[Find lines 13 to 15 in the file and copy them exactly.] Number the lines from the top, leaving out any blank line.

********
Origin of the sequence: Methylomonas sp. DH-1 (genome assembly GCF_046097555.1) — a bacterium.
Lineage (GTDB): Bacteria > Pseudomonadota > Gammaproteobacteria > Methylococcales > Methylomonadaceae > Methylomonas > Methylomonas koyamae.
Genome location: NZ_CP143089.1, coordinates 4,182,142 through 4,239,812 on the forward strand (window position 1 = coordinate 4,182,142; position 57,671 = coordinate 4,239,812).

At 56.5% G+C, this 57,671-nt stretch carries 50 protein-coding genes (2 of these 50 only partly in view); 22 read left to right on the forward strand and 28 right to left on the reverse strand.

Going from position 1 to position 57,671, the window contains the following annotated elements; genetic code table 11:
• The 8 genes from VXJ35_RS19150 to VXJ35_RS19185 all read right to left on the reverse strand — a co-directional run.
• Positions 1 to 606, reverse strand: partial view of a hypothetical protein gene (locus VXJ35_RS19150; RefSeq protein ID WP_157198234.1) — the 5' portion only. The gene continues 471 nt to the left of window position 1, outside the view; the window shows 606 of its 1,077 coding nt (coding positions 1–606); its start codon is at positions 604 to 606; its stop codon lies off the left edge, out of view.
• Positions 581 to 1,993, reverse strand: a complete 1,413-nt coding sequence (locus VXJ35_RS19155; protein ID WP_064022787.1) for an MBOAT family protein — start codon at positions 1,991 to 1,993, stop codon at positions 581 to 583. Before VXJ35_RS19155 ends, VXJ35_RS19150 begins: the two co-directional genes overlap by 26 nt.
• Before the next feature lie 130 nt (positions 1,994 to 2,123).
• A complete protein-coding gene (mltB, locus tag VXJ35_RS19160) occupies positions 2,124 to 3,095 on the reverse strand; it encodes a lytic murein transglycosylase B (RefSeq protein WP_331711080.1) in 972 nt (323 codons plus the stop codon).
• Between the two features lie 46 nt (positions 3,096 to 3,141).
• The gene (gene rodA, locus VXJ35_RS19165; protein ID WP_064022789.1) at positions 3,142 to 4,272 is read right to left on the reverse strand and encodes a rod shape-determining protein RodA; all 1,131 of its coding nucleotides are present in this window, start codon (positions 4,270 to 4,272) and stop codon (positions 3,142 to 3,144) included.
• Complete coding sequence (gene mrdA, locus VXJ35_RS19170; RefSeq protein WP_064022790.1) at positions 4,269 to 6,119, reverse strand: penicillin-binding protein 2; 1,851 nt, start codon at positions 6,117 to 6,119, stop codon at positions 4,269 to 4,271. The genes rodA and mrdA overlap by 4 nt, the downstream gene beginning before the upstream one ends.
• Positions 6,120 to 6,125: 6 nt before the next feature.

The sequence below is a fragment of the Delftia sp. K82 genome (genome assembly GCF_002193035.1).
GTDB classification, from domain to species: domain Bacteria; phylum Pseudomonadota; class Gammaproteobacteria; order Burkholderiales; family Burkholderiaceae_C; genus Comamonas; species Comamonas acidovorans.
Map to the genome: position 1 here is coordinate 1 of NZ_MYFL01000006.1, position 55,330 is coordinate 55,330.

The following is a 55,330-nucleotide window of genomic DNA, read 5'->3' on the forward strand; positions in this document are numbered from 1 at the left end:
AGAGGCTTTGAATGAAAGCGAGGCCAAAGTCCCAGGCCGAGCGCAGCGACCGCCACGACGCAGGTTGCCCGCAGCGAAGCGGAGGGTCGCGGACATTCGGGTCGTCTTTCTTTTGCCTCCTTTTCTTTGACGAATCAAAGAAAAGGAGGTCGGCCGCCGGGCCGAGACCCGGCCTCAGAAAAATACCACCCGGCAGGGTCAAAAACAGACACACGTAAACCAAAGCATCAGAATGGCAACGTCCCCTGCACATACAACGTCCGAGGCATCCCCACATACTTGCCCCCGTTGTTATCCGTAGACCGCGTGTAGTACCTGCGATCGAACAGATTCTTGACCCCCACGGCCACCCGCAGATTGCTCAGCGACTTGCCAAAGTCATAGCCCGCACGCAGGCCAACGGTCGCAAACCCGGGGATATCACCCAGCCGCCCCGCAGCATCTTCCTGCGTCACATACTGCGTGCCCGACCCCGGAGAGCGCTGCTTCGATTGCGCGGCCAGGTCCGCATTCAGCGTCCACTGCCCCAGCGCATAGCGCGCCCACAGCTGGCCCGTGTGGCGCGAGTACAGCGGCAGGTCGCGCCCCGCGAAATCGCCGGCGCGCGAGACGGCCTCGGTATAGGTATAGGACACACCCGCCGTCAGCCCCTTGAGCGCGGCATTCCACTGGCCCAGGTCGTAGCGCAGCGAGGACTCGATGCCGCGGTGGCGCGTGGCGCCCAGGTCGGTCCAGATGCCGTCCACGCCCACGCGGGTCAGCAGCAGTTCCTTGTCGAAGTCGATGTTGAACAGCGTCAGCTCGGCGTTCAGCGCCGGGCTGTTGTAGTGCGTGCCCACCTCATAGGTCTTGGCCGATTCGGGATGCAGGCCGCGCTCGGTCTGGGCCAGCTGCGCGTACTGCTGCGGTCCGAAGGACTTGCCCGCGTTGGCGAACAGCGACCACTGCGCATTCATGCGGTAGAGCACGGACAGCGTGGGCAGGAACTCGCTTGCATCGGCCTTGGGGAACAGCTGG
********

• Complete coding sequence (gene mrdA, locus VXJ35_RS19170; RefSeq protein WP_064022790.1) at positions 4,269 to 6,119, reverse strand: penicillin-binding protein 2; 1,851 nt, start codon at positions 6,117 to 6,119, stop codon at positions 4,269 to 4,271. The genes rodA and mrdA overlap by 4 nt, the downstream gene beginning before the upstream one ends.
• Positions 6,120 to 6,125: 6 nt before the next feature.

The sequence below is a fragment of the Delftia sp. K82 genome (genome assembly GCF_002193035.1).